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Staff members capability


Guest colechin
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Guest colechin

Could someone help me please. I have a staff member who is level 3, whose work is suffering. She struggles with the work load ie keeping learning journeys up to date, doing quality observations, raising the 2 year progress checks for some of her children etc.

 

I as her manager and her supervisor have spoken spoken to her lots and lots of times and put in writing where we feel she is lacking and how we will support her. The lady in question improves for about 3 weeks and then slows down, starts moaning to other staff members and is becoming disruptive.

 

On Friday I had another meeting with her and discussed with her where is is falling short and showed her the evidence. I have asked her to think over the half term holiday on how she can improve and to come back to me with her ideas on Monday, I wanted her to think about it all, instead of me coming up with ideas and then her failing to carry them out or starting off well and then her work deteriorating.

 

What I need help with is raising a letter inviting her to a meeting about her capability, just in case she does not come back with any convincing ideas and how I should be structuring my argument and evidence out in the letter.

 

Can anyone help me please?

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Guest colechin

Thank you for your replies Possum and Susan. We are a small Charity Nursery so not part of a Union but, I have asked a local HR company for some advise.

 

The lady would not be able to have another role within the Nursery as each key worker has a number of children. She has been on lots of courses ie: how to do observations, typing, understanding 2 year olds plus other specific courses which she has requested along with a weekly meeting with her supervisor to discuss any worries she may be having or difficulties she is having with her paperwork. I pay her to do her paper work the same as with all my staff, which works out at 9 hours a week on the Nursery site when the children have gone home which is 12.30 until 3.30pm.

 

I am scouring the internet too looking for examples and advise.

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Look on the ACAS website...lots of info on dicipline there...i suspect you need to give her a verbal warning (which is now called something else!!??!!) but this needs to be done properly....all info on acas if you trawl !!

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9 hours a week paid for paperwork!!! i think she needs a kick up the backside !!

 

Sorry if that sounds harsh but so far this week i have done 2 TLP's, Areas of development summary, Two year progress check, 7 learning journeys and trackers, request for guidance, new development matters for SEN child and thats all before i plan anything ready for next week on top of dealing with everything else currently dragging us all down at work !! (and all this is done at home when i should be spending my time with my own two young children) :(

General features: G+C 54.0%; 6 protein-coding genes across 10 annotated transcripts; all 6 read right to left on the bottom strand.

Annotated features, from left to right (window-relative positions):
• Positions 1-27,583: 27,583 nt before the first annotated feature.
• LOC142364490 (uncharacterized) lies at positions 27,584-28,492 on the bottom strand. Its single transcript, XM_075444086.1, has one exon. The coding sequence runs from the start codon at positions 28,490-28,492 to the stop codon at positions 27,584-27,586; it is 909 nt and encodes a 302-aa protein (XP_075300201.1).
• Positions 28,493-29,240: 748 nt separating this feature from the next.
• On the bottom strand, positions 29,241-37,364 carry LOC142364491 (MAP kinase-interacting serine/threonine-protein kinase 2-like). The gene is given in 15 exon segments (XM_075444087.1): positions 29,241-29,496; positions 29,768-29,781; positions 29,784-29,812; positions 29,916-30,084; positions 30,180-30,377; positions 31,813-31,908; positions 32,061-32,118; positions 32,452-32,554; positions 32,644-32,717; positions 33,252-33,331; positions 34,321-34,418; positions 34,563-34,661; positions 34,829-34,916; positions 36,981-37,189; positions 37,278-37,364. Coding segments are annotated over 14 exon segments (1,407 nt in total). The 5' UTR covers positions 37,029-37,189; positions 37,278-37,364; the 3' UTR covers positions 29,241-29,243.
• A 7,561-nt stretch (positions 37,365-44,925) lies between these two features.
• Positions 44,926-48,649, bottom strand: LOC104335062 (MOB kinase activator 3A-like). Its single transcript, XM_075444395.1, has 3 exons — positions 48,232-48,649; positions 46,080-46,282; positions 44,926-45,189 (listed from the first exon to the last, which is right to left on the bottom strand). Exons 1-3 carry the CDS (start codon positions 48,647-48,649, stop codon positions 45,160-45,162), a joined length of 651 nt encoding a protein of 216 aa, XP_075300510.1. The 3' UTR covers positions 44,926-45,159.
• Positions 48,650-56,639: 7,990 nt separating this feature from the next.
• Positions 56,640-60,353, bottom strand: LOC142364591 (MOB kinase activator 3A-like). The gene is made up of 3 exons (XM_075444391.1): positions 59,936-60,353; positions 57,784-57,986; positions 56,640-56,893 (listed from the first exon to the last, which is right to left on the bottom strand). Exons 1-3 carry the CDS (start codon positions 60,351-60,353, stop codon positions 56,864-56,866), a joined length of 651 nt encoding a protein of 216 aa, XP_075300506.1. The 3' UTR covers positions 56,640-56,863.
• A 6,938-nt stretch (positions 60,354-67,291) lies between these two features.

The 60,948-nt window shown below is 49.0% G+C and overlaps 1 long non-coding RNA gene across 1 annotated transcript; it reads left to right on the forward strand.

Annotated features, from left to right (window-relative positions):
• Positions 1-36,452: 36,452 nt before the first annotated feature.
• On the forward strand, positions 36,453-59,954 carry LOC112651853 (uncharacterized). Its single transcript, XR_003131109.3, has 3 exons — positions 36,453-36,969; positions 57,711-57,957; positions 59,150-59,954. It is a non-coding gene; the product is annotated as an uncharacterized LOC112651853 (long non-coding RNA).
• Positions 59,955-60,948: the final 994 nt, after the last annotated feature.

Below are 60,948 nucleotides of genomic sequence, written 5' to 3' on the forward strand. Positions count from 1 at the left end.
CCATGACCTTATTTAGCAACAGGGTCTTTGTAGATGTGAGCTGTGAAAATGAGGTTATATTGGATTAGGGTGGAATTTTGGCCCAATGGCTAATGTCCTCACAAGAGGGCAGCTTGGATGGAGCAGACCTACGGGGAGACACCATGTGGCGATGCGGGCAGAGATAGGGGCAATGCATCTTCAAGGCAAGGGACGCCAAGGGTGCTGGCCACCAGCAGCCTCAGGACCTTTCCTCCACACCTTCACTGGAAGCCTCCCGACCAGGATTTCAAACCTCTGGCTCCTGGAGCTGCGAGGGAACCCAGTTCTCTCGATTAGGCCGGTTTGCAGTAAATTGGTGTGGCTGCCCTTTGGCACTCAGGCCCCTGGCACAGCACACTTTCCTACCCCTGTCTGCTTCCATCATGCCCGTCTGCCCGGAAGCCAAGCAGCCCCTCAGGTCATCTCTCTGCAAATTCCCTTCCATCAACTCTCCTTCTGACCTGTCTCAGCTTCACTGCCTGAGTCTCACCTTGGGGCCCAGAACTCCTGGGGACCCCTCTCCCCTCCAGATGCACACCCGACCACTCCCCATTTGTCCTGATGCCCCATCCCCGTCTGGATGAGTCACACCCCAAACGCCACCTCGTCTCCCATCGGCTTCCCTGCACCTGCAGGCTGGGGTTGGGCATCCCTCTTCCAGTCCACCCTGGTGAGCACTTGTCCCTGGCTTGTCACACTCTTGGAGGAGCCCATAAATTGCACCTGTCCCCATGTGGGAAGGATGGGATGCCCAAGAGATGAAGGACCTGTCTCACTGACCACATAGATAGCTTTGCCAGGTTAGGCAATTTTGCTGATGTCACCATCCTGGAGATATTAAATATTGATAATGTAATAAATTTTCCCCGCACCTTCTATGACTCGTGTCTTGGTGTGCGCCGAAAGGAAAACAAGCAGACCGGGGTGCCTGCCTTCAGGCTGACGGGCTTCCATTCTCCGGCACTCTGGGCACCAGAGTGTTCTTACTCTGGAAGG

That is maybe harsh as i dont know this woman, but i think you should make her aware of how fortunate she is to actually get paid for her paperwork ! :blink:

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HI I think that I should come work for you lol with 9 hours paid for paperwork that is more than I get as manager!!!!

 

to be honest I can empathise with you completely I had a member of staff who was just the same with paperwork. She was fantastic with the children and when she did the paperwork it was always an incredibly high standard but she just struggled to get it done. In the end she left for another job off her own back as she could see that the paperwork wasn't going away and that with all the help she still just couldn't do it.

 

Do you have anything in your policies for disciplinary action if staff cant/wont/don't do their jobs despite lots of help and intervention from yourself??

 

I think asking her for a solution was a very good you never know she may surprise you?

 

do you know if everything is ok at home? does she have any literacy problems ?

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I also had a member of staff who was exactly the same.

It was very, very difficult for us to manage as she just felt that as she was being 'up front' about the difficulties she was having then we should support her (she says that she took legal advice on that).

Being a committee run group we spoke to Lawcall it seemed she was right, as an employer we had to support her as much as we could.

However we got totally fed up of the situation as it had been going on for years so we then spoke to Acas who were extremely helpful, they explained that she wasn't doing the job she was contracted to do, but that we had to follow disciplinary procedures - these are on their website.

 

We had to give small goals - for me it was each week give her 1 hour time out of the group but in the building (was difficult to do) and she had to show me what she was going to do and then show me at the end of the hour what she had achieved.

Every discussion and every extra bit of support had to written down and signed by employer and employee

anyway to cut a very long story short - once she didn't keep her side of the bargain so we were able to give her a verbal warning, she then realised we meant business